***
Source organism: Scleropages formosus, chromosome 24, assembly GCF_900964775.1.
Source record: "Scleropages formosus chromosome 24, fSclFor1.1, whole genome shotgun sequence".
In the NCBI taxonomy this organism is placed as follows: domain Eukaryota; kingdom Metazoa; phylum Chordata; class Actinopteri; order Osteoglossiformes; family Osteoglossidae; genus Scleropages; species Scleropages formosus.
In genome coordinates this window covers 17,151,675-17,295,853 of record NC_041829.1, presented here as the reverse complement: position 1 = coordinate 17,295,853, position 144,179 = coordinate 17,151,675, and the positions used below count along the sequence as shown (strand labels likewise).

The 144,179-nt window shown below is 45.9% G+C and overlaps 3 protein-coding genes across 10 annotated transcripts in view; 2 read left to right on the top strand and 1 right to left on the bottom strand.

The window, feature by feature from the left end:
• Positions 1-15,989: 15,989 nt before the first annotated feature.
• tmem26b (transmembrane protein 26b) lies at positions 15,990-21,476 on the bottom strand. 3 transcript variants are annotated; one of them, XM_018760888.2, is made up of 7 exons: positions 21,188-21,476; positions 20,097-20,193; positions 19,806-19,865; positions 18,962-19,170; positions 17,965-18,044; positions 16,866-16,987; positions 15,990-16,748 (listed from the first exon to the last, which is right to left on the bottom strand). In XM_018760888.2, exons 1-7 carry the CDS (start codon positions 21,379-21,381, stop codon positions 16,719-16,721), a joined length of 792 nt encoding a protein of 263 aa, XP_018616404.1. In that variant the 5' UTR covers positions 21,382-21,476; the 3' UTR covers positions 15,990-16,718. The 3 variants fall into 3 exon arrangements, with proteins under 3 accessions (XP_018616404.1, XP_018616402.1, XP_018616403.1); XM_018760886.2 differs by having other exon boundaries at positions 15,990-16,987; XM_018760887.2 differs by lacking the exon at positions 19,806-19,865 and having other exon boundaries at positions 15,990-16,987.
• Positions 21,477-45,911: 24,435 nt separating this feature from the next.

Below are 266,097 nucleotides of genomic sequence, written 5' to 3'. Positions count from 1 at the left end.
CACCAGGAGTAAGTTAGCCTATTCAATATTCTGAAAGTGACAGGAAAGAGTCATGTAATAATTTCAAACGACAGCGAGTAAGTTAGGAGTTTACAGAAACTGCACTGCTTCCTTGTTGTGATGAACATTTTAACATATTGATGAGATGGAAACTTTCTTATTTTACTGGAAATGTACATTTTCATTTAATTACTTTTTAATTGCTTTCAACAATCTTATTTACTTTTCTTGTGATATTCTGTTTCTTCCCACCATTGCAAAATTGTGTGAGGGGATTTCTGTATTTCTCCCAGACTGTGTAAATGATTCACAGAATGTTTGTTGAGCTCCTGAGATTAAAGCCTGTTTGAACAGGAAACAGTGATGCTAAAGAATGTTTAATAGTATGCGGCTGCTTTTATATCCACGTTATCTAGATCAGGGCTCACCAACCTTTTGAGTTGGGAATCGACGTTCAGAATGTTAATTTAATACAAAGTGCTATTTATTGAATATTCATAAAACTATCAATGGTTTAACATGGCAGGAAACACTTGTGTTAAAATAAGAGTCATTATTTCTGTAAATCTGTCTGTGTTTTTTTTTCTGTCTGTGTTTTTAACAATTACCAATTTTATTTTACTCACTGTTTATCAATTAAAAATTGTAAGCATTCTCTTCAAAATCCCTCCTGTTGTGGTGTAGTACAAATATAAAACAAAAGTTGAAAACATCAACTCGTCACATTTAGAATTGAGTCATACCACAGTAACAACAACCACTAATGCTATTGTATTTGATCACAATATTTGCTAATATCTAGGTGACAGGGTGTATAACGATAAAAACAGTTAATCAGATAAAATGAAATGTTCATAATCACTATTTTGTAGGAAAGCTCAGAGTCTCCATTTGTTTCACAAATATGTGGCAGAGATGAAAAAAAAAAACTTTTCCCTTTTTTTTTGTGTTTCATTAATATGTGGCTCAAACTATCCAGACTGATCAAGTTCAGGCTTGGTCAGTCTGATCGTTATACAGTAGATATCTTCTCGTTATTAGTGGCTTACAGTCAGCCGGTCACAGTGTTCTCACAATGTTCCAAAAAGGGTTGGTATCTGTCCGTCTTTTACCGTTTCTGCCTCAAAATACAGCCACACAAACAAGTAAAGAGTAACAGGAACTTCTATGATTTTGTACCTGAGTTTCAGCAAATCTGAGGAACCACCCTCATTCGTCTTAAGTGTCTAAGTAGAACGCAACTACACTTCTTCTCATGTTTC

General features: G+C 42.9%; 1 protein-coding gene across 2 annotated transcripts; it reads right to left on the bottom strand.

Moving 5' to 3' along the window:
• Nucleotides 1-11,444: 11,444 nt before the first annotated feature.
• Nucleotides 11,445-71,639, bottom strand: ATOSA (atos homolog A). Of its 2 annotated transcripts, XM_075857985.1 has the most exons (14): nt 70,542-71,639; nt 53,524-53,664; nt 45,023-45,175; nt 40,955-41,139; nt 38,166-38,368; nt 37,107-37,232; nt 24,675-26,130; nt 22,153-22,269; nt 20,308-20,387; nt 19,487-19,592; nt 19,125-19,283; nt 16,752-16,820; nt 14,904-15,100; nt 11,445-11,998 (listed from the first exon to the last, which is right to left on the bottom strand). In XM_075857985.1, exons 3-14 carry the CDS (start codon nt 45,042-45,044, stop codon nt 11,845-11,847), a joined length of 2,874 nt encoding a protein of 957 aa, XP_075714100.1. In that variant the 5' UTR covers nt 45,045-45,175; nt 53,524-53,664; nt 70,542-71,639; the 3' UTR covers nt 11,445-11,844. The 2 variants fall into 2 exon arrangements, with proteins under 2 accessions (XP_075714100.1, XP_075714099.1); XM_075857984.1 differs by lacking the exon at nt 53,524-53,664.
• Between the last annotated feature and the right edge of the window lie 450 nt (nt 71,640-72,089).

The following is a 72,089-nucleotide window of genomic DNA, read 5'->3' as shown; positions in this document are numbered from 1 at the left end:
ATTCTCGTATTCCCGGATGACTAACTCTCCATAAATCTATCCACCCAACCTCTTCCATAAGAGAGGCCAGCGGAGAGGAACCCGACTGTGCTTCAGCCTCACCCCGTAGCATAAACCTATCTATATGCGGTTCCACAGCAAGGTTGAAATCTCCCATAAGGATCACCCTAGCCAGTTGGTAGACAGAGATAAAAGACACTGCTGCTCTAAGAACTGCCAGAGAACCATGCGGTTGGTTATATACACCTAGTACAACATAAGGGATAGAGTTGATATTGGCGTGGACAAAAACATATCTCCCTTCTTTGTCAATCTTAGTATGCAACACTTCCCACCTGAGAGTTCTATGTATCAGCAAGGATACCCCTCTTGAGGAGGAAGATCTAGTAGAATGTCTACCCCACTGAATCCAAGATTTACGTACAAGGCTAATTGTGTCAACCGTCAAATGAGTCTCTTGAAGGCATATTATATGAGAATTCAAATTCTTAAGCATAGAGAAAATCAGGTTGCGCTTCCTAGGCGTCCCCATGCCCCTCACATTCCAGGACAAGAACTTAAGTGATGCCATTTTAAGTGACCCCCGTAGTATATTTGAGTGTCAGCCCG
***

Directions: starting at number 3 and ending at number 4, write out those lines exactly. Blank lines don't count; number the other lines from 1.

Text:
In the NCBI taxonomy this organism is placed as follows: domain Eukaryota; kingdom Metazoa; phylum Chordata; class Actinopteri; order Osteoglossiformes; family Osteoglossidae; genus Scleropages; species Scleropages formosus.
In genome coordinates this window covers 17,151,675-17,295,853 of record NC_041829.1, presented here as the reverse complement: position 1 = coordinate 17,295,853, position 144,179 = coordinate 17,151,675, and the positions used below count along the sequence as shown (strand labels likewise).